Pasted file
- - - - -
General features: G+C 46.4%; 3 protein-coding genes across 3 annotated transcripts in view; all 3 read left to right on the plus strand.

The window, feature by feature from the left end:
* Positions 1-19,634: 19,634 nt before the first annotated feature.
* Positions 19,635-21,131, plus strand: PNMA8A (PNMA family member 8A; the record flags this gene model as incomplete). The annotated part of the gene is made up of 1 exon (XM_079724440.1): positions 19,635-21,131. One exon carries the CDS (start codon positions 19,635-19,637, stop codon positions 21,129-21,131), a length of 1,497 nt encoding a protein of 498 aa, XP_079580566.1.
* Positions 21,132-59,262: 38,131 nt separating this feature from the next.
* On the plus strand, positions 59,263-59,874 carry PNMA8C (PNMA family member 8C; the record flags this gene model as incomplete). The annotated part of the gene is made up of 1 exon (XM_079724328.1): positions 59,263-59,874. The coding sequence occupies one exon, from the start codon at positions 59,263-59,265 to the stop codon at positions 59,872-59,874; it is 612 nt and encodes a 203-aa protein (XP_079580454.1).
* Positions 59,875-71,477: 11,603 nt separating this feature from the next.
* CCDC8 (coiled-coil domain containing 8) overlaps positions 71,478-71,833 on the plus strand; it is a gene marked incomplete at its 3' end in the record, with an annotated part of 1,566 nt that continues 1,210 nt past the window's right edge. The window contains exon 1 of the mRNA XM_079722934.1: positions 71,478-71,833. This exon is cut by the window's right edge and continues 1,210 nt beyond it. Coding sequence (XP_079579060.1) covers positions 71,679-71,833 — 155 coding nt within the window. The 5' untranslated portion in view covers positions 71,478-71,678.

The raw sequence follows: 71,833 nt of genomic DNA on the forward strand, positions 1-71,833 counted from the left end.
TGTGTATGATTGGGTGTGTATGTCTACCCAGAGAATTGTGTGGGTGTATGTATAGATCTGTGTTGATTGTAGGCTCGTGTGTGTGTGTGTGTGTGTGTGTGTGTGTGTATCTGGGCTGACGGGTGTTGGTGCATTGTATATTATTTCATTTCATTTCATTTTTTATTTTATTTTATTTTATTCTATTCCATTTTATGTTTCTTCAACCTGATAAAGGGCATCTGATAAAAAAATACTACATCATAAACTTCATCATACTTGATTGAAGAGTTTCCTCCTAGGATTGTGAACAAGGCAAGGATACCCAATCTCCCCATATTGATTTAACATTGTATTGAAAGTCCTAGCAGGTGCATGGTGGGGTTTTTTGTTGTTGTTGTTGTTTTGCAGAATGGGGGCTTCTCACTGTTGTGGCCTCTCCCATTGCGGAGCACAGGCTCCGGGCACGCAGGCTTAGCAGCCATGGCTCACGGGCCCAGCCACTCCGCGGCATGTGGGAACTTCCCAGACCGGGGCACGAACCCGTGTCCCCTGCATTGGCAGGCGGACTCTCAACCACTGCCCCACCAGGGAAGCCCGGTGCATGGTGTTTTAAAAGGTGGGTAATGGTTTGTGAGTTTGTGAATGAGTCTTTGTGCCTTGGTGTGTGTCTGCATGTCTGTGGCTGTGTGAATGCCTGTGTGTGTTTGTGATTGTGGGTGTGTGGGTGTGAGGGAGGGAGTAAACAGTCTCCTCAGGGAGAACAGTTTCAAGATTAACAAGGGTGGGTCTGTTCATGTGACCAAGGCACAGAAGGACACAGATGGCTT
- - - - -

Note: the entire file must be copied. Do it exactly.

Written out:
General features: G+C 46.4%; 3 protein-coding genes across 3 annotated transcripts in view; all 3 read left to right on the plus strand.

The window, feature by feature from the left end:
* Positions 1-19,634: 19,634 nt before the first annotated feature.
* Positions 19,635-21,131, plus strand: PNMA8A (PNMA family member 8A; the record flags this gene model as incomplete). The annotated part of the gene is made up of 1 exon (XM_079724440.1): positions 19,635-21,131. One exon carries the CDS (start codon positions 19,635-19,637, stop codon positions 21,129-21,131), a length of 1,497 nt encoding a protein of 498 aa, XP_079580566.1.
* Positions 21,132-59,262: 38,131 nt separating this feature from the next.
* On the plus strand, positions 59,263-59,874 carry PNMA8C (PNMA family member 8C; the record flags this gene model as incomplete). The annotated part of the gene is made up of 1 exon (XM_079724328.1): positions 59,263-59,874. The coding sequence occupies one exon, from the start codon at positions 59,263-59,265 to the stop codon at positions 59,872-59,874; it is 612 nt and encodes a 203-aa protein (XP_079580454.1).
* Positions 59,875-71,477: 11,603 nt separating this feature from the next.
* CCDC8 (coiled-coil domain containing 8) overlaps positions 71,478-71,833 on the plus strand; it is a gene marked incomplete at its 3' end in the record, with an annotated part of 1,566 nt that continues 1,210 nt past the window's right edge. The window contains exon 1 of the mRNA XM_079722934.1: positions 71,478-71,833. This exon is cut by the window's right edge and continues 1,210 nt beyond it. Coding sequence (XP_079579060.1) covers positions 71,679-71,833 — 155 coding nt within the window. The 5' untranslated portion in view covers positions 71,478-71,678.

The raw sequence follows: 71,833 nt of genomic DNA on the forward strand, positions 1-71,833 counted from the left end.
TGTGTATGATTGGGTGTGTATGTCTACCCAGAGAATTGTGTGGGTGTATGTATAGATCTGTGTTGATTGTAGGCTCGTGTGTGTGTGTGTGTGTGTGTGTGTGTGTGTATCTGGGCTGACGGGTGTTGGTGCATTGTATATTATTTCATTTCATTTCATTTTTTATTTTATTTTATTTTATTCTATTCCATTTTATGTTTCTTCAACCTGATAAAGGGCATCTGATAAAAAAATACTACATCATAAACTTCATCATACTTGATTGAAGAGTTTCCTCCTAGGATTGTGAACAAGGCAAGGATACCCAATCTCCCCATATTGATTTAACATTGTATTGAAAGTCCTAGCAGGTGCATGGTGGGGTTTTTTGTTGTTGTTGTTGTTTTGCAGAATGGGGGCTTCTCACTGTTGTGGCCTCTCCCATTGCGGAGCACAGGCTCCGGGCACGCAGGCTTAGCAGCCATGGCTCACGGGCCCAGCCACTCCGCGGCATGTGGGAACTTCCCAGACCGGGGCACGAACCCGTGTCCCCTGCATTGGCAGGCGGACTCTCAACCACTGCCCCACCAGGGAAGCCCGGTGCATGGTGTTTTAAAAGGTGGGTAATGGTTTGTGAGTTTGTGAATGAGTCTTTGTGCCTTGGTGTGTGTCTGCATGTCTGTGGCTGTGTGAATGCCTGTGTGTGTTTGTGATTGTGGGTGTGTGGGTGTGAGGGAGGGAGTAAACAGTCTCCTCAGGGAGAACAGTTTCAAGATTAACAAGGGTGGGTCTGTTCATGTGACCAAGGCACAGAAGGACACAGATGGCTT